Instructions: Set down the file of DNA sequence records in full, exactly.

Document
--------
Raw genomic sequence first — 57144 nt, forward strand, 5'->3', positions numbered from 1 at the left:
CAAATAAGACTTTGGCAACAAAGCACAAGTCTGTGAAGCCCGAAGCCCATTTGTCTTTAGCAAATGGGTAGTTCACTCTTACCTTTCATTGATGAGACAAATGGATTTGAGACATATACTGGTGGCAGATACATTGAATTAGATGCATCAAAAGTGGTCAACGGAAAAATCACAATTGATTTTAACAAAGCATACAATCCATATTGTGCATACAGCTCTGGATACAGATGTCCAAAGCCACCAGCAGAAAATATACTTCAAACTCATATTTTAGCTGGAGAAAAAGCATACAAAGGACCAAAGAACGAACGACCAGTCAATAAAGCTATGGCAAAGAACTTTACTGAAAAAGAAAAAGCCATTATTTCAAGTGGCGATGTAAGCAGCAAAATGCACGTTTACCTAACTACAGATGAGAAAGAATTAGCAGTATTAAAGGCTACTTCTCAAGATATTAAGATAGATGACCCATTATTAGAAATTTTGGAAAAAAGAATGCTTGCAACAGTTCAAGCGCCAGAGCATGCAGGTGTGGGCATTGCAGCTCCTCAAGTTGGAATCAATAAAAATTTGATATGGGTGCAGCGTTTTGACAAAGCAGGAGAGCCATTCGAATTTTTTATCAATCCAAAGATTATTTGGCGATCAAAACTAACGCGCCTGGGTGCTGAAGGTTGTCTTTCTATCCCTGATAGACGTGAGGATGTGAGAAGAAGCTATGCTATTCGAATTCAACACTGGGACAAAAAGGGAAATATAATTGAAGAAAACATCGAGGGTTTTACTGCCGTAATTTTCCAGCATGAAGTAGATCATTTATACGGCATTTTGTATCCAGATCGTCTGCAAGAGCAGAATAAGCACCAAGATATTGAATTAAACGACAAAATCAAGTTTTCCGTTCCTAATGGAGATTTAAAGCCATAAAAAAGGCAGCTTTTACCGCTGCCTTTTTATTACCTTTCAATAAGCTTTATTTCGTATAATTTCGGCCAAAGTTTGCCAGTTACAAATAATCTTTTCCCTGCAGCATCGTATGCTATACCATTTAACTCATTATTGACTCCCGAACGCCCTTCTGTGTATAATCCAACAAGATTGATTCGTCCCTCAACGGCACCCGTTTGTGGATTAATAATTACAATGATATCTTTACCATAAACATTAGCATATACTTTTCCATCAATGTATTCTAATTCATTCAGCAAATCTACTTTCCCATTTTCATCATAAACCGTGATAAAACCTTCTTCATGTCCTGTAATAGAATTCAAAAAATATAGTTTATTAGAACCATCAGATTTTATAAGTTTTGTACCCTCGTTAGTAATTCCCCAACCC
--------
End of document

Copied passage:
Raw genomic sequence first — 57144 nt, forward strand, 5'->3', positions numbered from 1 at the left:
CAAATAAGACTTTGGCAACAAAGCACAAGTCTGTGAAGCCCGAAGCCCATTTGTCTTTAGCAAATGGGTAGTTCACTCTTACCTTTCATTGATGAGACAAATGGATTTGAGACATATACTGGTGGCAGATACATTGAATTAGATGCATCAAAAGTGGTCAACGGAAAAATCACAATTGATTTTAACAAAGCATACAATCCATATTGTGCATACAGCTCTGGATACAGATGTCCAAAGCCACCAGCAGAAAATATACTTCAAACTCATATTTTAGCTGGAGAAAAAGCATACAAAGGACCAAAGAACGAACGACCAGTCAATAAAGCTATGGCAAAGAACTTTACTGAAAAAGAAAAAGCCATTATTTCAAGTGGCGATGTAAGCAGCAAAATGCACGTTTACCTAACTACAGATGAGAAAGAATTAGCAGTATTAAAGGCTACTTCTCAAGATATTAAGATAGATGACCCATTATTAGAAATTTTGGAAAAAAGAATGCTTGCAACAGTTCAAGCGCCAGAGCATGCAGGTGTGGGCATTGCAGCTCCTCAAGTTGGAATCAATAAAAATTTGATATGGGTGCAGCGTTTTGACAAAGCAGGAGAGCCATTCGAATTTTTTATCAATCCAAAGATTATTTGGCGATCAAAACTAACGCGCCTGGGTGCTGAAGGTTGTCTTTCTATCCCTGATAGACGTGAGGATGTGAGAAGAAGCTATGCTATTCGAATTCAACACTGGGACAAAAAGGGAAATATAATTGAAGAAAACATCGAGGGTTTTACTGCCGTAATTTTCCAGCATGAAGTAGATCATTTATACGGCATTTTGTATCCAGATCGTCTGCAAGAGCAGAATAAGCACCAAGATATTGAATTAAACGACAAAATCAAGTTTTCCGTTCCTAATGGAGATTTAAAGCCATAAAAAAGGCAGCTTTTACCGCTGCCTTTTTATTACCTTTCAATAAGCTTTATTTCGTATAATTTCGGCCAAAGTTTGCCAGTTACAAATAATCTTTTCCCTGCAGCATCGTATGCTATACCATTTAACTCATTATTGACTCCCGAACGCCCTTCTGTGTATAATCCAACAAGATTGATTCGTCCCTCAACGGCACCCGTTTGTGGATTAATAATTACAATGATATCTTTACCATAAACATTAGCATATACTTTTCCATCAATGTATTCTAATTCATTCAGCAAATCTACTTTCCCATTTTCATCATAAACCGTGATAAAACCTTCTTCATGTCCTGTAATAGAATTCAAAAAATATAGTTTATTAGAACCATCAGATTTTATAAGTTTTGTACCCTCGTTAGTAATTCCCCAACCC